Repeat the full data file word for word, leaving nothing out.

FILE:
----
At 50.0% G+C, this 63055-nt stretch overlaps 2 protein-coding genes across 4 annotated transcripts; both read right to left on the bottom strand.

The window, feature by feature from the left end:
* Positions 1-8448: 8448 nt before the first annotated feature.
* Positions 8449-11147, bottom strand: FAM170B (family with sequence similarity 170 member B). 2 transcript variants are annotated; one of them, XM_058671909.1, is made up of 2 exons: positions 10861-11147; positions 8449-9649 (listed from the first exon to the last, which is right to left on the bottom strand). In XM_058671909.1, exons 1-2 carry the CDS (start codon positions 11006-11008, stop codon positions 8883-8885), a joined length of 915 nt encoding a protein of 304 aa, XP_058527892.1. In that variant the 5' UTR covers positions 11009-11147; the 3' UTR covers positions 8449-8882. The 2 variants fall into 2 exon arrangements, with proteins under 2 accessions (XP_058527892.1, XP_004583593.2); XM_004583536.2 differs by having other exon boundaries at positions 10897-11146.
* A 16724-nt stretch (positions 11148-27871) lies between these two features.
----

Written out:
At 50.0% G+C, this 63055-nt stretch overlaps 2 protein-coding genes across 4 annotated transcripts; both read right to left on the bottom strand.

The window, feature by feature from the left end:
* Positions 1-8448: 8448 nt before the first annotated feature.
* Positions 8449-11147, bottom strand: FAM170B (family with sequence similarity 170 member B). 2 transcript variants are annotated; one of them, XM_058671909.1, is made up of 2 exons: positions 10861-11147; positions 8449-9649 (listed from the first exon to the last, which is right to left on the bottom strand). In XM_058671909.1, exons 1-2 carry the CDS (start codon positions 11006-11008, stop codon positions 8883-8885), a joined length of 915 nt encoding a protein of 304 aa, XP_058527892.1. In that variant the 5' UTR covers positions 11009-11147; the 3' UTR covers positions 8449-8882. The 2 variants fall into 2 exon arrangements, with proteins under 2 accessions (XP_058527892.1, XP_004583593.2); XM_004583536.2 differs by having other exon boundaries at positions 10897-11146.
* A 16724-nt stretch (positions 11148-27871) lies between these two features.